Posted by Steve Ward
My contract finishes this week and I found myself at the end of the year with some vacation time left, so this week I’m off all week, trying to get some rest.
…only it hasn’t been very restful so far, as I tend to keep myself pretty busy. Feels like I’ve been running all over town running errands. Anyway, lately, especially with the weather warming up, I’ve been a little homesick for Kansas City (well, to be honest, I’ve been homesick for about the past 6 months to 1 year…), so I thought I’d have a taste of home by using some of my massive stock of BBQ sauce and rubs to make some barbecue.
At first, remembering a classic episode of Good Eats, I looked into building a cardboard box smoker (despite what he says in the video, you can totally smoke meat with the cardboard smoker, but you have to add something to catch the drippings so there’s no flare-ups, which would be very bad inside a cardboard box).
As I made my plans, I realized it might take a while to assemble the proper materials (I’ve since found out that wood chips can be bought at Hannam market), so I decided to make that a long-term project and, in the mean time, to keep it simple and slow cook a pork shoulder (Costco, ~25,000 won for ~1.2 kgs). I’ve done improvised slow-cooker bbq many times before, but this was my first time to do pork and to try and follow some sort of thought-out process rather than just making it up as I went along.
Now here’s a confession: I cheat. I cheat big time. I’ve got a store of rubs and sauces from my three favorite KC barbecue joints and I’m not ashamed to use them because a big part of if, for me, is getting a taste of home. I took the pork shoulder and covered it liberally with the Jack Stack rub. That being said, it doesn’t seem too difficult to make your own brine or rub, or even barbecue sauce. One of these days I might try it myself, but it would be purely an experiment, as I don’t really see how I could improve on the best of the best of Kansas City barbecue sauces (the rub I could understand though, as any pre-ground spices won’t be as fresh after sitting on a shelf for a while).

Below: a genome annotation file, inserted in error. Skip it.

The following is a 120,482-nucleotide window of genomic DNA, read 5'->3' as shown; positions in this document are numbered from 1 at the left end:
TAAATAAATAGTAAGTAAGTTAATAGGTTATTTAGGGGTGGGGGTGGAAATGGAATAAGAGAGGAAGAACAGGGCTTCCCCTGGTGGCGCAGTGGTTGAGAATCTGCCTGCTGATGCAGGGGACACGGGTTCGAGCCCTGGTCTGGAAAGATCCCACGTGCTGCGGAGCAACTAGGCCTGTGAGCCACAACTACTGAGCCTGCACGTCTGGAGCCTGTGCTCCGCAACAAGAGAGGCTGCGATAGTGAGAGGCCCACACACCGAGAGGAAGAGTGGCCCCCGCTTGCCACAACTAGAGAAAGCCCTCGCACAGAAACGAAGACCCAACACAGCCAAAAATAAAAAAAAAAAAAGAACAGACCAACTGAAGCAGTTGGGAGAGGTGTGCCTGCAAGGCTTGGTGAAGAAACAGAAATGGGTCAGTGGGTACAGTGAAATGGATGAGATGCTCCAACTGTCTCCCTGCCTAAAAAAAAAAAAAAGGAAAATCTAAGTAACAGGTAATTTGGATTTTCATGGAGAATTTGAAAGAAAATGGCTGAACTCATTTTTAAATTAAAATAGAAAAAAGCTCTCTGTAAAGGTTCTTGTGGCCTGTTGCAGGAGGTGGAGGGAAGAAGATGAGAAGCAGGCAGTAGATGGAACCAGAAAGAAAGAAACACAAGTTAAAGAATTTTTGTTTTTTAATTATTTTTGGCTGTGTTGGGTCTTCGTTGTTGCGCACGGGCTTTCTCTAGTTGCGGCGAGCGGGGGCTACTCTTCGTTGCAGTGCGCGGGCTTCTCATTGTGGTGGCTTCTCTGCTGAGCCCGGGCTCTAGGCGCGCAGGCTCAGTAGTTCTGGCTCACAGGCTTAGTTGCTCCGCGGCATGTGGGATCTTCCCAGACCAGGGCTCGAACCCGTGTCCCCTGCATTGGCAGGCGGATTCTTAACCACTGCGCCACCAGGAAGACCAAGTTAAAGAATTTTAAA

Based on some recipes I saw online, I put a bed of sliced onions in the base of the slow cooker before I added the shoulder, and then I added a can of beer (Max, specifically). It’s important to note that the meat does not need to be submerged in liquid, nor should it be, because the juices from the meat will come out during cooking. In fact, next time I do this I’ll skip the beer altogether, as it adds significant flavor, to the point of masking some of the flavor of the rub I think.
After ten hours of cooking on low, I woke up at 6am to take the shoulder out, drain the slow cooker, pull apart the pork with two forks, add about a cup of Jack Stack original sauce, then put it all back in the slow cooker for another hour. I intended to go back to sleep, but the hunger pains wouldn’t let me 😉
I used a single slice of whole wheat bread to make an open-faced sandwich and put a little sauce on top (being conservative with it as there was quite a bit of flavor added through the whole process). I didn’t have anything to garnish it with, but I might look into some cole slaw or beans for next tie.
The finished product was pretty darn good if I don’t say so myself. Using beer in the process tasted good, but I think it’s a trade-off and may be masking some of the rub’s flavors, not to mention the natural flavors of the meat. Still, most people probably wouldn’t notice. I’m looking forward to having plenty of meat left over for sandwiches through the weekend!
I’ll definitely be making this again.
Steve Ward has been living in Seoul for nearly five years now and has dabbled in many different hobbies and types of work in that time. SteveWard.TV is the homepage of his official online presence.